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Students reveal life in isolation: difficulties with sick tray system, uncleaned rooms

By Mike Sherr
Staff Writer

As of March 12, there have been 160 total on and off-campus student Covid-19 cases. When a student tests positive, they are swiftly moved into isolation in Townhouses West. Students have been having mixed experiences in the Townhouses and the reports have not been all positive. 

While some students have explained uneventful times in isolation, others have been forced to deal with unnecessary physical and mental stress while having to cope with Covid-19 symptoms.

Helen Varvastoulis, a freshmen psychology major, was put into isolation in Townhouse West on Feb. 19 and stayed for seven days, spending the last three days at her home. Varvastoulis did not have any problems with the dining service and ordered food from off-campus restaurants through Doordash. The freshmen’s only issue was that the microwave occasionally did not work.  

Students explain their experiences in isolation in Townhouses West (Anthony Garcia / News Editor).

“Usually in the morning I would sleep until very late, then just do homework,” she said. Varvastoulis also spent time with other isolated students in her building, limiting the mental toll isolating may have. 

“The first couple of nights it was very lonely but it got better because I just occupied myself.”

Not all students have been having the same uneventful experience as Varvatsoulis. On Feb. 3, a freshman who had asked to stay anonymous was contacted and told that they tested positive for Covid-19. 

The student was told to order all three meals through the sick tray system as soon as they entered isolation in order to get their food on time. What contact tracers did not tell the student was that they had to order twelve hours in advance for a food order to be made. The student was first contacted at 11 p.m. and was not moved in until the morning of Feb. 4. When the student ordered food the next morning after they moved into isolation, nothing was delivered because they did not order the night before. 

The College’s sick tray system requires students to order meals twelve hours in advance (

“I didn’t know until after I didn’t receive my food,” the student told The Signal. “I had a hard time concentrating and doing my work because I hadn’t eaten anything all day.” The student eventually ordered food through Uber Eats and had it delivered to their door, something only students in Townhouses West are able to do. 

The student found that their microwave was broken the next day. After contacting the Department of Residential Education and Housing, a new microwave was brought to the lobby of the townhouse the student was staying in and had to be lifted up three flights of stairs to the student’s room. “It wasn’t an issue for me, but if I did have Covid it would have put a lot of strain on my chest.”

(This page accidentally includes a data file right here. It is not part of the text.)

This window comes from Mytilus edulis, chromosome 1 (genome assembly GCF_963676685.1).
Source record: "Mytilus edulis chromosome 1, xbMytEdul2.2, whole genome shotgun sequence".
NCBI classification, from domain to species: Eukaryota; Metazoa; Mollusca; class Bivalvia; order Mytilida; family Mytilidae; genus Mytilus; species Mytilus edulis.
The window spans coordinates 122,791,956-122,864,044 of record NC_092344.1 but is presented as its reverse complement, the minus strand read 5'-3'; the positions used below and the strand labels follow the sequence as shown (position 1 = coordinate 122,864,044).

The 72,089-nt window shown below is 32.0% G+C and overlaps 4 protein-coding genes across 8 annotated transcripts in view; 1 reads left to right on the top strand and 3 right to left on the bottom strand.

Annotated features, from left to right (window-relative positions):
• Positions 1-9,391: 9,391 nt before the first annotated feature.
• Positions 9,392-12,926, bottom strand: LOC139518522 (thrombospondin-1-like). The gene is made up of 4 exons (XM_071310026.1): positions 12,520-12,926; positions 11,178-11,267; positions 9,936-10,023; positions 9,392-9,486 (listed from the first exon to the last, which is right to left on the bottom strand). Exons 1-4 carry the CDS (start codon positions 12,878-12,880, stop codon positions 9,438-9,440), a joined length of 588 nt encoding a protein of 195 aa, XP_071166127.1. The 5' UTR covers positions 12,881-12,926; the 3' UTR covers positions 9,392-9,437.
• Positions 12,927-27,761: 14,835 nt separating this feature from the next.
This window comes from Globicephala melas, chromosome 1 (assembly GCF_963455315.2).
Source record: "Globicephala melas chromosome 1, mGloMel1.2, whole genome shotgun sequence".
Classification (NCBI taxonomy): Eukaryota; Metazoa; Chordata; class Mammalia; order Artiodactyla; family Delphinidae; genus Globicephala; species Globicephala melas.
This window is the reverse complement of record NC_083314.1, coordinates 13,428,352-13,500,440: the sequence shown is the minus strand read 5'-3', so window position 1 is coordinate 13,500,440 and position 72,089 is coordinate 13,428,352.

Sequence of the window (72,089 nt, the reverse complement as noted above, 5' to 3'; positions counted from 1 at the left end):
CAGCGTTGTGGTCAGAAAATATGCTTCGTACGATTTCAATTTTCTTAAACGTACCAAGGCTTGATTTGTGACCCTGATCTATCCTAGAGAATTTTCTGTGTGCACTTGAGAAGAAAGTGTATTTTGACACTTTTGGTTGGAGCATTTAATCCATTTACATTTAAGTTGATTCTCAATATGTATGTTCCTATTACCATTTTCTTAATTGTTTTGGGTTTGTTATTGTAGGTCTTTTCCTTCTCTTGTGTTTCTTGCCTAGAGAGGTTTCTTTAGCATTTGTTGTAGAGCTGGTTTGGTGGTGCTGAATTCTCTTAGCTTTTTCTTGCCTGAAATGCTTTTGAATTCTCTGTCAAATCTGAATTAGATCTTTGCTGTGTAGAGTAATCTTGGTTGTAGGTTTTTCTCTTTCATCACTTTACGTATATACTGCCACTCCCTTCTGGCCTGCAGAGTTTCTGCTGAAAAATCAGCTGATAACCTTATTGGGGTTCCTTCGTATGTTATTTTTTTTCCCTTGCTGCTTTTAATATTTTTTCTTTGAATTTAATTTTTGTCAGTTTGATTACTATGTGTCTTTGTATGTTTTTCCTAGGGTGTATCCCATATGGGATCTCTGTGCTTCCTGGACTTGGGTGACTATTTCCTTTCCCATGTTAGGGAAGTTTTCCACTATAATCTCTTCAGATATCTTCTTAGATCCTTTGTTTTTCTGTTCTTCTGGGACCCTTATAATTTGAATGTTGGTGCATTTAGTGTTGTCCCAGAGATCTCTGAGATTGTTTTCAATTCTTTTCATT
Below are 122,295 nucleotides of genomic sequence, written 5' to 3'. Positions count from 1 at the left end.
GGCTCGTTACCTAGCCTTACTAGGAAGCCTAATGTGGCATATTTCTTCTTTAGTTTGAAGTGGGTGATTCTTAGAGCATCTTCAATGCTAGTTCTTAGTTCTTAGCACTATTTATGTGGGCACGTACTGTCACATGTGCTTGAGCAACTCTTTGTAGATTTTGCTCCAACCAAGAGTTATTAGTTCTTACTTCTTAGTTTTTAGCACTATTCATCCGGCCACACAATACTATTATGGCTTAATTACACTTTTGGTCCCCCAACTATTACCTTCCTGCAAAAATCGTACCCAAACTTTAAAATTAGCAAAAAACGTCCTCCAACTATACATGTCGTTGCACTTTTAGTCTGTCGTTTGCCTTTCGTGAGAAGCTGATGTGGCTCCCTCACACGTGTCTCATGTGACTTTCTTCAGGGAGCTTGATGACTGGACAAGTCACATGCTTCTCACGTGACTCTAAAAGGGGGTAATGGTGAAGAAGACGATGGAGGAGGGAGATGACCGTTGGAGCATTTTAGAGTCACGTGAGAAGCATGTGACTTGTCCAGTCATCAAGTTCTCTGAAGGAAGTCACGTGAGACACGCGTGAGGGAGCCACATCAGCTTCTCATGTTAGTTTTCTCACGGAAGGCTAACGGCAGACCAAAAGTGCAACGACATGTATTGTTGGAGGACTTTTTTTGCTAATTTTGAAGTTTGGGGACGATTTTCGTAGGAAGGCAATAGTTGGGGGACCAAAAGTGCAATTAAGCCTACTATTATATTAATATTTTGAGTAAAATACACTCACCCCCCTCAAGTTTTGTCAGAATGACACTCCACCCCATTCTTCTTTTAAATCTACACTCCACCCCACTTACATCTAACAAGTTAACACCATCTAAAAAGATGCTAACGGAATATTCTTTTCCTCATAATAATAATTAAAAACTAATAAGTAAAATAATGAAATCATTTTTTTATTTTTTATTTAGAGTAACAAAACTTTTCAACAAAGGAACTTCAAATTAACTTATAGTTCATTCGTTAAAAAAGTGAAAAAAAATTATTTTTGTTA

When the student went to go take a shower after they brought the microwave to their room, they found dirt covering the bathtub and the floor. “It made me feel like the room hadn’t been cleaned in a while,” the student said.

On the fifth day the student was emailed by Michelle Forbes, a Resident Director for the Department of Residential Education and Housing, and was told that their test was a false positive. They were released from isolation and were allowed to move back into their normal residence hall. “I felt like I went through all this nonsense for nothing,” they told The Signal.

Jaison Hiltner, a freshman history major, also had a distressing experience while quarantining in New Residence Hall. Hiltner entered quarantine on Feb. 22 to a similar situation as the anonymous student. 

When he entered the room, Hiltner noticed it was dirty and had to clean it before unpacking. He also had a difficult time with receiving the food he ordered. “I would only sometimes receive the food that I ordered, and the times that I did they were cold and I had to microwave it.”

Hiltner’s mental health also took a toll on him while he was there. “I never had anyone check up on me to see how I was doing mentally,” he said. The freshman said he did not reach out to mental services because of rumors he had heard that the Mental Health Services department is not effective at helping students.

Students understand the severity of the ongoing pandemic, but they expect that if they do test positive they’ll be taken care of while isolating from the community. The anonymous student told The Signal, “I understand the need to isolate me, but I wish the living conditions were a little more manageable.” 

To tell your isolation or quarantine story, email The Signal at


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